But enough on my counterfeit identity and problems. What I also wrote down that night was my ongoing pursuit of finding my true identity and beginning to live life in a more positive, fulfilling way as I move into living from the true heart that Jesus has already implanted within me. I still do not know very much about this real identity but interestingly I had just a day or two before this meeting asked God to begin to show me my true identity. And something had happened that I might nearly have forgotten if this discussion had not brought it back to my attention.

I remember sensing something of a communication one morning, a reminder that for many years my heart had admired the stories of Barnabas in the New Testament. It seemed that there was little chance that I would ever be known as a “Son of Encouragement”, which is what his name meant, but I really wanted to be that kind of person. Suddenly, as I was thinking about that it struck me – the bitterness and negativity that has plagued me for so many years is Satan's strategic attempt to attack and block the most important part of my identity. These problems that have been the hallmark of my counterfeit identity are the exact opposite of the characteristics of Barnabas and what he was known for. Maybe God was now beginning to reveal to me that this admiration of Barnabas and longing to be like him that has been inside of me for so many years are indeed strong clues as to my true identity, the part of me that uniquely reflects a certain facet of what God is like.

As I sat there listening to the men continue to discuss this issue my curiosity was aroused. I wanted to know how this fit in with the Scripture that twice had been given to me by small group leaders at the end of some group ministry sessions received during Ancient Paths seminars. I wanted to know if there was a correlation between this new revelation about myself and the verses that had deeply impressed me back then.

And the spirit of the Lord will come on you with power, and you will be acting like a prophet with them, and will be changed into another man. And when these signs come to you, see that you take the chance which is offered you; for God is with you. (1 Samuel 10:6-7 BBE)

I have felt that this was an indication of something that is going to happen to me that will dramatically alter the way I perceive myself as well as my whole life experience. I have no idea of how or when it will take place, but I do believe God is slowly preparing me internally for this outward experience to simply reveal what He has been doing internally for a very long time.

What is also interesting is that Barnabas was apparently the first and only person in Jerusalem who had enough faith and love and boldness to approach Saul of Tarsus and act as an intercessor and mediator to bring him into the fellowship of the other believers who were too bound by fear to think that far outside the box. Saul of Tarsus interestingly, was very likely named after the first king of Israel, Saul of the tribe of Benjamin that the above verses refer to originally. Saul of Tarsus was also of the tribe of Benjamin and soon became the world-famous Paul who ended up writing most of the New Testament and helped to turn the whole world upside down according to the reports of his enemies. But it was Barnabas that had enough courage to be a channel of the grace of God to bring Paul into the confidence of the church.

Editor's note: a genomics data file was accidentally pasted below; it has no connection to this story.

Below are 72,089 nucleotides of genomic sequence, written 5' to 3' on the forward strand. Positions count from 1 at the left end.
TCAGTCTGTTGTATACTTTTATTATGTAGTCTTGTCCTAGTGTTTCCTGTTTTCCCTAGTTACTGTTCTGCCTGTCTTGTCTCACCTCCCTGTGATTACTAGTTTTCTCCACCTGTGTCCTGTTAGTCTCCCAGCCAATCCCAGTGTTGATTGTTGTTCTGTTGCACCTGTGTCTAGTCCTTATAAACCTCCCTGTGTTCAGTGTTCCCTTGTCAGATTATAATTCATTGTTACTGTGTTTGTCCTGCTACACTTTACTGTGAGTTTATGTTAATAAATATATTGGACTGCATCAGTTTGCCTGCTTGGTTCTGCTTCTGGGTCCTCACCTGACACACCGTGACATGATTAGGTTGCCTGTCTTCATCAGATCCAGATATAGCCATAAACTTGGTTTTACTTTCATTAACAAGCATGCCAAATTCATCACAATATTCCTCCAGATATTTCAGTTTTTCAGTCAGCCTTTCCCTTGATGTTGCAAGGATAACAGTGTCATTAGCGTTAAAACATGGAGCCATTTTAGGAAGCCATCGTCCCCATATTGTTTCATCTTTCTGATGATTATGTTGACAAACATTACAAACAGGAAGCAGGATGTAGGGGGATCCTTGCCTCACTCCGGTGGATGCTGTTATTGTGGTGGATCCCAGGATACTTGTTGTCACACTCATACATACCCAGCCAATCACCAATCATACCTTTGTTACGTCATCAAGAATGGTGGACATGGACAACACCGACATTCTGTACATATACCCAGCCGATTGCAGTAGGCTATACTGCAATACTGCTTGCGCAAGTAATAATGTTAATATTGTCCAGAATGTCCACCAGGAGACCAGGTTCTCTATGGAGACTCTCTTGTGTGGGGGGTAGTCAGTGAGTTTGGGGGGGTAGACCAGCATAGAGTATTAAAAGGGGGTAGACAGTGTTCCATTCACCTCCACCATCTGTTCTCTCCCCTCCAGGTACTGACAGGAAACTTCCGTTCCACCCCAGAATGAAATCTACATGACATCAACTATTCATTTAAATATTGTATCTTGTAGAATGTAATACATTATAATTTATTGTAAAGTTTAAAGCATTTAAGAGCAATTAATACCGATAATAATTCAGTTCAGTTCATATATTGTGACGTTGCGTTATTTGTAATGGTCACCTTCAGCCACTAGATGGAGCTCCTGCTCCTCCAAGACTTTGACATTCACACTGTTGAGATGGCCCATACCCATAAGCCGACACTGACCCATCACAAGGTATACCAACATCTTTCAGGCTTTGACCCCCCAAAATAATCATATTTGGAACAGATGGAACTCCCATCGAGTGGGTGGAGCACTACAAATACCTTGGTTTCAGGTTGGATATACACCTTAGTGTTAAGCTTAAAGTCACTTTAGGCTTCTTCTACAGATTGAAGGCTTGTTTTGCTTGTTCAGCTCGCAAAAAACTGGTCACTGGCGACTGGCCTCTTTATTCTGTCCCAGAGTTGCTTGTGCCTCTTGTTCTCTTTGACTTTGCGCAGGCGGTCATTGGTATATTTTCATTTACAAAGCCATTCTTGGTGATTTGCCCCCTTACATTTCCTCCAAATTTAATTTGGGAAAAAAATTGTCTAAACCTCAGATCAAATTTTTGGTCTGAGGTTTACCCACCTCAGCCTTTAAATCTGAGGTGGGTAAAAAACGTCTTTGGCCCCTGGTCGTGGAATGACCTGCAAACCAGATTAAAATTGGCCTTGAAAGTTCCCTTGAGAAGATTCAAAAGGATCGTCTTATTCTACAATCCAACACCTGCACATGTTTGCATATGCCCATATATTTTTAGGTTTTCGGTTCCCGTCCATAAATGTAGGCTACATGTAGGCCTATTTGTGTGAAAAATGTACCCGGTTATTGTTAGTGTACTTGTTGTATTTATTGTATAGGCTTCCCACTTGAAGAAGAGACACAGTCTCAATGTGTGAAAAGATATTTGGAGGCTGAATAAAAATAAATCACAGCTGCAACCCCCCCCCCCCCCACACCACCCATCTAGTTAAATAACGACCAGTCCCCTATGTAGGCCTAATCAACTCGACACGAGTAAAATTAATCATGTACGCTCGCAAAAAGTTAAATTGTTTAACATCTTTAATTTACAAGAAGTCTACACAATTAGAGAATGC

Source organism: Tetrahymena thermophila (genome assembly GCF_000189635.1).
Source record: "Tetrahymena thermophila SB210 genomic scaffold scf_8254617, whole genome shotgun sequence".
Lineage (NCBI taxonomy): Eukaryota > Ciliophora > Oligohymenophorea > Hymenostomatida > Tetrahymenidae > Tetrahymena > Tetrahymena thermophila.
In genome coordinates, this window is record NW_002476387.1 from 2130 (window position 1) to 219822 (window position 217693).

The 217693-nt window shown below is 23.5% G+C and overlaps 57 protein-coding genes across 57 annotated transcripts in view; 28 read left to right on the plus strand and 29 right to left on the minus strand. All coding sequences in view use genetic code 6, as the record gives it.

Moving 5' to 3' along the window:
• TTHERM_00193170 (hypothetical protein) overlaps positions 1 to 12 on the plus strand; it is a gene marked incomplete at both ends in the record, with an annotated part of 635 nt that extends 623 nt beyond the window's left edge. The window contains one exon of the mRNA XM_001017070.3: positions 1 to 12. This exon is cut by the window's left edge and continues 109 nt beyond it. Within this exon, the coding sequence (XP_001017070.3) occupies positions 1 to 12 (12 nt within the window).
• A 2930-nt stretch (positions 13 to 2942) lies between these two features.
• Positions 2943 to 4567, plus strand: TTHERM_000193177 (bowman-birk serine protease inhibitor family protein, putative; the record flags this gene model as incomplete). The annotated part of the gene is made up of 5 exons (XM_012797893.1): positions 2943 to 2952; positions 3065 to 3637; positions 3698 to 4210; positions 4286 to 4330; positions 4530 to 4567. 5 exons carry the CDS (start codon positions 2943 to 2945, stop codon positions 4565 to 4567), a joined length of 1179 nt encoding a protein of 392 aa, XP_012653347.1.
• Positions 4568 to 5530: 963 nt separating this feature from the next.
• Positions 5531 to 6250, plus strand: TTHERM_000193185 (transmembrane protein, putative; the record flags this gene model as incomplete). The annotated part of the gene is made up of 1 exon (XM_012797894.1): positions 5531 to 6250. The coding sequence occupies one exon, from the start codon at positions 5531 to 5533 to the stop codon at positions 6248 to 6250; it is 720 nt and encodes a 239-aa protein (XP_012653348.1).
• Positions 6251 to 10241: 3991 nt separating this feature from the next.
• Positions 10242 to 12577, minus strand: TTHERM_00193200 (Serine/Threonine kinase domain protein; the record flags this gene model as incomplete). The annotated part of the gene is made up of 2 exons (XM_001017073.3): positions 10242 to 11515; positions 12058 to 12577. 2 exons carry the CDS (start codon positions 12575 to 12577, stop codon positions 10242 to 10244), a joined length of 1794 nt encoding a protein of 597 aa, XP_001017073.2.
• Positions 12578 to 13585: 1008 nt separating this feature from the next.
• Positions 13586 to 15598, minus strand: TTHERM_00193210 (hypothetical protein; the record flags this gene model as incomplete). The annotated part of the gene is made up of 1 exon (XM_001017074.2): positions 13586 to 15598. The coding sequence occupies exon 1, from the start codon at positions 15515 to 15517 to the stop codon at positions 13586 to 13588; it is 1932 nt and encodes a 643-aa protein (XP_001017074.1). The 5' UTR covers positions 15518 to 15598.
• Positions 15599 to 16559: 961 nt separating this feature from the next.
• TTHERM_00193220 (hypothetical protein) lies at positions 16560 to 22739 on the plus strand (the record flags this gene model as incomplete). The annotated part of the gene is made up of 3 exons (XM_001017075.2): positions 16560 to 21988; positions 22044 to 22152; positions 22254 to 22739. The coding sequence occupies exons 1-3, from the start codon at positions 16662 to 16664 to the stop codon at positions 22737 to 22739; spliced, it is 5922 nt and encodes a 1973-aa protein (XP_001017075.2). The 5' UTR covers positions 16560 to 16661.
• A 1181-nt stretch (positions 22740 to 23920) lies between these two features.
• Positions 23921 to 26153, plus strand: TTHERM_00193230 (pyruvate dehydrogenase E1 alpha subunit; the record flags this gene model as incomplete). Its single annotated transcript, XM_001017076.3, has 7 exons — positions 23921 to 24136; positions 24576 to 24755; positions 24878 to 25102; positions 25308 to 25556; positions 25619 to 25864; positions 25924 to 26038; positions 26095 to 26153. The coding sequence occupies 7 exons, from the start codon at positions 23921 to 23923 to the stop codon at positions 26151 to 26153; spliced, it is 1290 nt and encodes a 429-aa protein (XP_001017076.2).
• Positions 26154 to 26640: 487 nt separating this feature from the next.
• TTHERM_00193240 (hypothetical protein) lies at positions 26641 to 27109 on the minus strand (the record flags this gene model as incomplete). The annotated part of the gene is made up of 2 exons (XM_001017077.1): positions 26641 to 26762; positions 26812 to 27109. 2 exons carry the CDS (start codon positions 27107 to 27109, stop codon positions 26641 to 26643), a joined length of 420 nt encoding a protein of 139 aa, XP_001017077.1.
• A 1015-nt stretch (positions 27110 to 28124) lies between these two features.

Barnabas seemed to always being doing those sorts of things. Pretty much every time he shows up in the Bible he is sticking up for an under-dog of some sort and trying to encourage and change the thinking of the more powerful and influential to perceive things differently. This even prompted him to have to stand up to Paul himself with a tenacity that would not allow John-Mark to be marginalized after pulling off a dismal first performance on a missionary trip.

I personally believe that Barnabas was a prayer-warrior that took the instructions of Jesus very literally when He taught us to pray for our enemies and those who persecute us. I believe that Barnabas had been specifically praying for Saul for some time and had targeted Saul so intently in his prayers of faith that to him Saul's dramatic conversion was almost a given; it was something he was expecting and so he had no problem being the first to embrace Saul and invite him into the fellowship of believers who were also learning to trust the love and grace of God more fully.

Like Barnabas, I have definitely been the type of person to challenge the status quo at times and desire to think outside the box on a regular basis. I do not do this just to be controversial but I feel it is important to challenge beliefs and assumptions if we are ever to grow into more complete truth. I continually challenge myself to find out what words really mean and how they really fit together, not just what people say or have always taught. This has been very rewarding and life-changing for me and I have grown tremendously over the past few years as a result.

In my research on the history of Barnabas I was also surprised to find that Barnabas was only a nickname given to him, it was not his original name. That to me was significant because I too want to have a new name that is not the description that I have too long assumed about myself and my identity. I want to have the name that God has known me by since long before my parents ever thought of me. I think I am starting to get a little clearer picture of the real identity that God implanted in me and wants to foster and mature into full revelation.

My old identity was based on performance, much of it dysfunctional and very performance-based.

My new identity must be found in what my heart was designed to do with passion.

My old identity sought to grasp for recognition and a sense of value by extracting it from others.

My new identity must learn to only look at God's face to know my real value – nowhere else.

My old identity is hopelessly entrenched in doubts and refuses to accept God's words to my heart in faith.

My new identity is a gift of grace and will always trust in the Giver of that grace to finish the work He has begun in me.

My old identity falls short of the grace that I need and consequently fosters roots of bitterness to poison not only my own life but all those around me.

My true identity knows that only grace can save and transform me and that God's faithfulness is the most important part of my salvation and I can only reflect faithfulness as I keep focused on Him.